Is there any awards-granting institution in the American pop culture landscape whose honorees are more likely to offer up a shrugging “Eh, whatever,” than the Rock And Roll Hall Of Fame? Although it’s played host to the occasional fun or incendiary moment over the years, the Hall’s annual induction ceremony is just as likely to earn a hearty (and, frankly, earned) “Who gives a fuck?” from the people it’s meant to honor, leaving behind folks like Gene Simmons to start the same old arguments about whether, say, rap music should be allowed inside its fuzzily conceived, largely self-promoting walls, a blathering litany that will presumably echo from now into forever.
We can now add Thom Yorke to the list of artists largely unmoved by their induction into the organization; per a recent Variety interview, the Radiohead frontman has noted that he won’t be attending the band’s big entrance ceremony this year, because a) he’s already booked, and b) honestly, what would be the point? Yorke went so far as to suggest that he and his bandmates were just too British to get what all the hype here is actually about:
The Rock & Roll Hall of Fame… we’ve always been very blasé about that stuff. So we don’t want to offend anyone. We just think that we just don’t quite understand it. We’ve had it explained to us, so it’s cool. But we don’t really understand it as English people. I think our problem is essentially that every awards ceremony in the UK stinks. We grew up with the Brits, which is like this sort of drunken car crash that you don’t want to get involved with. [Chuckles.] So, yeah, we don’t really know what to make of it.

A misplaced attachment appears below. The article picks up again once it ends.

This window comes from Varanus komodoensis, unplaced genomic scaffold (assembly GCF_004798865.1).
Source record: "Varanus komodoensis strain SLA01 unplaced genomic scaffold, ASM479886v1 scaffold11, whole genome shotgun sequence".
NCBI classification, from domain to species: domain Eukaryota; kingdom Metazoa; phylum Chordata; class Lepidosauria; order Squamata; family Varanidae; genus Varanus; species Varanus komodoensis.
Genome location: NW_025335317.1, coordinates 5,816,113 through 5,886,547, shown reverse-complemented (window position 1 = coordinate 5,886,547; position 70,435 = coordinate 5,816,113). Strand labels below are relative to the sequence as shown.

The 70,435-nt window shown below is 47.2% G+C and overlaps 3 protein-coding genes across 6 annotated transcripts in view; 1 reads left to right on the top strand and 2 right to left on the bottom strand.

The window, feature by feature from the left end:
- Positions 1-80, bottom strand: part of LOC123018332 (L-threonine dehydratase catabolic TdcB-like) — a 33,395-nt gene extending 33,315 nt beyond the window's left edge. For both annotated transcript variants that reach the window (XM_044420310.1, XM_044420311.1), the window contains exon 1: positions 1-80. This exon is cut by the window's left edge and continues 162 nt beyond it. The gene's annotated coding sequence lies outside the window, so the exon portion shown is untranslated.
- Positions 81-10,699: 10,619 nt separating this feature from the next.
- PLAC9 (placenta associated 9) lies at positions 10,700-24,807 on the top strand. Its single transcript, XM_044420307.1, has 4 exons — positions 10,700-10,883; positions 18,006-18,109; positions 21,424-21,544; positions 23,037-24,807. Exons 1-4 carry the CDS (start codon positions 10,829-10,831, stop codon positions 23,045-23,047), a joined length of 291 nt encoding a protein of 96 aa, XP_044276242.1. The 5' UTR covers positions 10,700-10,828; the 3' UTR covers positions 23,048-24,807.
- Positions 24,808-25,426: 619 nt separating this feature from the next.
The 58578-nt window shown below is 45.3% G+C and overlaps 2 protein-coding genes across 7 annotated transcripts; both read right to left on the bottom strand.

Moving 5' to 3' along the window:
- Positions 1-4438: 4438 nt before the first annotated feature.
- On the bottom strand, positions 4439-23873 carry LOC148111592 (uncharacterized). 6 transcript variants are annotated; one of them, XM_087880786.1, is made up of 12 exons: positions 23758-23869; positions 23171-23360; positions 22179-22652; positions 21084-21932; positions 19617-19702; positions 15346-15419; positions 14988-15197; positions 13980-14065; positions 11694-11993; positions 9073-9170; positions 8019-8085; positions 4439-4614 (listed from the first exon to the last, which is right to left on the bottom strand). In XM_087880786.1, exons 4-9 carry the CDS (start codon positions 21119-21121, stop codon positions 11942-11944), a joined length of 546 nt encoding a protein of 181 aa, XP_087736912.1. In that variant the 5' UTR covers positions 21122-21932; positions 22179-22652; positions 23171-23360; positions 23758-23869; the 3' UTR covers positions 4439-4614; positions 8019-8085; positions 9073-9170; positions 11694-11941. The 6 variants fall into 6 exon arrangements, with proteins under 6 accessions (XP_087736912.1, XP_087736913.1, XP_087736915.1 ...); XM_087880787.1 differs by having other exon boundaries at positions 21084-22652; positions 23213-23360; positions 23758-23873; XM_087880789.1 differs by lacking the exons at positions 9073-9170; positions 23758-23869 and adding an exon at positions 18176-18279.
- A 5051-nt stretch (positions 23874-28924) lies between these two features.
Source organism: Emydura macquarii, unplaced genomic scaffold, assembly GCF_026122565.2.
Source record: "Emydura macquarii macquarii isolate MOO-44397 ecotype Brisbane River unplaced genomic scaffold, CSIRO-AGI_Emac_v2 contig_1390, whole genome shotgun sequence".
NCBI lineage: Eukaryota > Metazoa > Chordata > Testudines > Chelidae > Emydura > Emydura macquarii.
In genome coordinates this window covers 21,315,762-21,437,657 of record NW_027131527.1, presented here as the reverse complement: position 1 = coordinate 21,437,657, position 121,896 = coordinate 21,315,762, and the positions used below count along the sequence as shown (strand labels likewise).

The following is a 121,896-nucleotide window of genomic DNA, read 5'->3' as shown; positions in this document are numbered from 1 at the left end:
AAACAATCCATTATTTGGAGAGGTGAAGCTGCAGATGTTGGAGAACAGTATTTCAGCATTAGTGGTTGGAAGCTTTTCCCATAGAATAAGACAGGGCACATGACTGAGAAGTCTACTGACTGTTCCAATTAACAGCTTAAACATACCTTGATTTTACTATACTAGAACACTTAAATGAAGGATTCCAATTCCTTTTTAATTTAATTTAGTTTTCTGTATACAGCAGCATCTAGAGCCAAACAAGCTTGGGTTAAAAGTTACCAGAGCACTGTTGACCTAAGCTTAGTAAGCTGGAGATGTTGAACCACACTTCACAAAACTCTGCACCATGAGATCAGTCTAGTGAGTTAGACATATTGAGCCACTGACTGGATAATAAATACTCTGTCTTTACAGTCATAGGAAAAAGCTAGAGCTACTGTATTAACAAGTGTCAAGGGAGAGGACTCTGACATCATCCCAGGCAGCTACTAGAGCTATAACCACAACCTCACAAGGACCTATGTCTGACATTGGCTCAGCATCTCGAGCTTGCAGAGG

Not that Yorke is entirely awards-agnostic; he’s actually quite pleased to be on the “Best Song” shortlist for this year’s Oscars, where his soundtrack for Suspiria will get some welcome attention before being almost inevitably destroyed by “Shallow” from A Star Is Born. “I hope it gets nominated,” Yorke noted cheerfully, as part of a larger discussion about his first scoring gig, attached to Luca Guadagnino’s divisive horror remake. “That would be great, because it was a year and a half in my life, and I worked bloody hard on it. So, you know, sometimes it’s nice to be recognized. Sometimes, if you understand what it means.” Hint, hint, Cleveland.